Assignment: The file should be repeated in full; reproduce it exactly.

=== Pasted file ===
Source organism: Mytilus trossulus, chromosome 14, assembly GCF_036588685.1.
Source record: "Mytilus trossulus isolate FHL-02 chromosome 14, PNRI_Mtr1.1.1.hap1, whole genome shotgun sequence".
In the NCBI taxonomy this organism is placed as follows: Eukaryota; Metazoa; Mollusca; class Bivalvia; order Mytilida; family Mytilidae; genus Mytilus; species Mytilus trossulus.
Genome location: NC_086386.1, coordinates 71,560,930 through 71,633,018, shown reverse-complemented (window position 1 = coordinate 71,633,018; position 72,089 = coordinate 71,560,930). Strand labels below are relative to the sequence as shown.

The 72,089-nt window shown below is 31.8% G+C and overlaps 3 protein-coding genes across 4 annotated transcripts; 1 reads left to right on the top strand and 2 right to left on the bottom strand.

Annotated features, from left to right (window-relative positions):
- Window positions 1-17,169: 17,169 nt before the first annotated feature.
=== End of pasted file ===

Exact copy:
Source organism: Mytilus trossulus, chromosome 14, assembly GCF_036588685.1.
Source record: "Mytilus trossulus isolate FHL-02 chromosome 14, PNRI_Mtr1.1.1.hap1, whole genome shotgun sequence".
In the NCBI taxonomy this organism is placed as follows: Eukaryota; Metazoa; Mollusca; class Bivalvia; order Mytilida; family Mytilidae; genus Mytilus; species Mytilus trossulus.
Genome location: NC_086386.1, coordinates 71,560,930 through 71,633,018, shown reverse-complemented (window position 1 = coordinate 71,633,018; position 72,089 = coordinate 71,560,930). Strand labels below are relative to the sequence as shown.

The 72,089-nt window shown below is 31.8% G+C and overlaps 3 protein-coding genes across 4 annotated transcripts; 1 reads left to right on the top strand and 2 right to left on the bottom strand.

Annotated features, from left to right (window-relative positions):
- Window positions 1-17,169: 17,169 nt before the first annotated feature.